Material and methods
The mean age of menopause in population studied is 61ys.Age at the diagnosis ranges from 60-70 years. Data were collected from the electronic patient data base system and from the patient's notes .The following information was collected ; age of menopause, age at diagnosis of EC, presence or absence of risk factors (obesity, hypertension and diabetes),hysteroscopic findings, TVS findings, MRI findings, management outcome , recurrence, pipelle diagnosis, H/P staging, agreement between MRI and H/P.
Statistics were performed using the SPSS version 11. Further analysis was done using Chi-square test of significance to determine the degree of significance whenever a correlation was found between two factors. The accuracy of the MRI as predictive tool for the postoperative H/P staging was evaluated.
A total of 57.6% of patients underwent total abdominal hysterectomy and bilateral salpingo-oophorectomy (TAH&BSO) as the only treatment. For 42.4%, the treatment comprised TAH&BSO and radiotherapy. Recurrence occurred in 9.1% of cases.
Applying Chi square test of significance reveals a statistically significant relation between the H/P stage I and hysteroscopic findings of endometrial polyp (P<0.05) (Table1)
In 47 out of the
This study was designed to review both the quality and clinical use of MRI in our practice. We were also able to test the correlation between pre- operative TVS, hysteroscopic assessment and MRI, and post-operative histopathological assessment.
In our study hysteroscopy shows positive findings in all cases. In 43.9% there was an abnormal endometrium and in 56.1 %( 28 cases) there was an endometrial polyp. Of the latter 28(75.6%) turned to be stage I EC. There was statistically significant correlation between the pre-treatment findings of endometrial polyp and the subsequent diagnosis of stage I EC. When the statistical parameter was calculated in combination with the growth pattern of the endometrial lesion, there was a positive test probability of 75.6%. A positive likelihood ratio of 0.83 for a post treatment diagnosis of stage I EC with the presence of polypoidal growth was found.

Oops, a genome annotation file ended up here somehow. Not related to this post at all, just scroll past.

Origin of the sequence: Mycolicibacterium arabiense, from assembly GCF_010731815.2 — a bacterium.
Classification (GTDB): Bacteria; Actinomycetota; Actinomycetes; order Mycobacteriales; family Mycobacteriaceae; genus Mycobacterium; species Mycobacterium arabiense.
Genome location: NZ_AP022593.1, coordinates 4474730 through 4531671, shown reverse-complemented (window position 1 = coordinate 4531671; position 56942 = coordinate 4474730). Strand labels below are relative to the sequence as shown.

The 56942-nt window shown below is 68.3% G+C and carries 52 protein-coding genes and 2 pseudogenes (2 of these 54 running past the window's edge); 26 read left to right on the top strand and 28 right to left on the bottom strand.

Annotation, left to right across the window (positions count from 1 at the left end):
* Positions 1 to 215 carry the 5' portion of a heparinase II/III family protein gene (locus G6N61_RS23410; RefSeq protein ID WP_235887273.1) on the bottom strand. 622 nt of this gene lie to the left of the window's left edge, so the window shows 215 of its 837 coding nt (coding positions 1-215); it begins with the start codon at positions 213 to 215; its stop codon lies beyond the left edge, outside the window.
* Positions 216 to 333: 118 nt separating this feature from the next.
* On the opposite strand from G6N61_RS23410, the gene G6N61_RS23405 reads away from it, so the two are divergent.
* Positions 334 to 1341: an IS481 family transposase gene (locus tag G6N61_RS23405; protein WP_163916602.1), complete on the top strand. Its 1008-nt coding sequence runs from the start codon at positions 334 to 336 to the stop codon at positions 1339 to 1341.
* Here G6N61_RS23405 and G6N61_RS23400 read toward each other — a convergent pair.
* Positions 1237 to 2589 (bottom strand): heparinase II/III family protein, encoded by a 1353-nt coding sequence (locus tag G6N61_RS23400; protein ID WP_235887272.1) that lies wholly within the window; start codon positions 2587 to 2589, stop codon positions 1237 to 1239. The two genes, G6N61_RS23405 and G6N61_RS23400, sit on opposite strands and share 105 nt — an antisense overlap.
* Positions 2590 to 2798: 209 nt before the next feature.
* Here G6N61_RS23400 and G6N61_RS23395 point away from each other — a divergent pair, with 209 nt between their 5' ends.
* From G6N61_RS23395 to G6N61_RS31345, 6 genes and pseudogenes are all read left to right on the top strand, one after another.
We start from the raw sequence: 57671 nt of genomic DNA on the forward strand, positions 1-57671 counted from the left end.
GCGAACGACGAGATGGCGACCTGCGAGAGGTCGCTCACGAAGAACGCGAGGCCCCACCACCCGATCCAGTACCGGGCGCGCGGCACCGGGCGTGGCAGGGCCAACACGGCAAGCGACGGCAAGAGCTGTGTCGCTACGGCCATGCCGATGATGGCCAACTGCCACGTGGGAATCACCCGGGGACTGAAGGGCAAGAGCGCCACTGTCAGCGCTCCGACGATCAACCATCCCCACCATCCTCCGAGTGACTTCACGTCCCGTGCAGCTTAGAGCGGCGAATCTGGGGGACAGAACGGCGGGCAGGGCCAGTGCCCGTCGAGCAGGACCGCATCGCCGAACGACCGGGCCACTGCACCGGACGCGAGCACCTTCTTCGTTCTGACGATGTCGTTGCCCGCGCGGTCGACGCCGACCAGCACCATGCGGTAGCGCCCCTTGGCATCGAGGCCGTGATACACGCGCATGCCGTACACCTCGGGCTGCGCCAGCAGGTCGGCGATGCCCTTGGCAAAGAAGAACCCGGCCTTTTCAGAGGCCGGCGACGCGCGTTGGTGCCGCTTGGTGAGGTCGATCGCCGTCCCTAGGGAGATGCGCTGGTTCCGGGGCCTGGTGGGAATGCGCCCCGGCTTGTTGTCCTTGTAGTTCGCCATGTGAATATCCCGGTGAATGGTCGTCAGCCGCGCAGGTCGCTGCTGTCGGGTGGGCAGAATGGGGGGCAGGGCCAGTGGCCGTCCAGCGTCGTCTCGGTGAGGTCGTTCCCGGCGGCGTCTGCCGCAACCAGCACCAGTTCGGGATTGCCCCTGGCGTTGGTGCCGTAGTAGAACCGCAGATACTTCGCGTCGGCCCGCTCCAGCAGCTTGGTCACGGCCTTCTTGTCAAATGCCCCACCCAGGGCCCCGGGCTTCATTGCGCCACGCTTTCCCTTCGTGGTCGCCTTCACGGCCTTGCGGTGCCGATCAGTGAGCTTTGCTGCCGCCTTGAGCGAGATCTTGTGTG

In a systematic review for assessment of the hysteroscopic accuracy in the diagnosis of endometrial cancer, it was found that a positive hysteroscopy increase the probability of cancer to 71.8% whereas, a negative hysteroscopy reduce the probability of cancer to 0.6% (7).
Tadashi et al (8) found that there is a highly significant correlation between the absence myometrial invasion and the presence of pedunculated endometrial cancerous polyp with a sensitivity of 92% and positive predictive value of 72%. The above correlation may raise the possibility of using Local hysteroscopic resection in surgically frail patient or subtotal hysterectomy in case of surgically inaccessible or difficult total hysterectomy ( e.g. obese patients ).
The possible reason of our local high NPV and sensitivity may be the introduction of the 1.5 T MRI scanners which has a superior quality to the old 1T scanner. This was coincides with the local change in the quality control guidelines of the MRI report. This finding is in agreement with Losco et al (9) who found a sensitivity of 90%, a specificity of 71%, PPV 93% and NPV of 63% for the MRI in detection of myometrial invasion. In assessing the depth of myometrial invasion, Nakao Y et al (10) reported the accuracy of MRI as 62.1%. As to the presence of cancerous myometrial invasion, the PPV was 94.4%, however, the NPV was only 42.2%. This denotes that the MRI offers a significant clinical utility in identification and triage of the cases between local surgical management and referral to tertiary centre .However care should be taken as low specificity mean that some of the cases may be under staged by the MRI.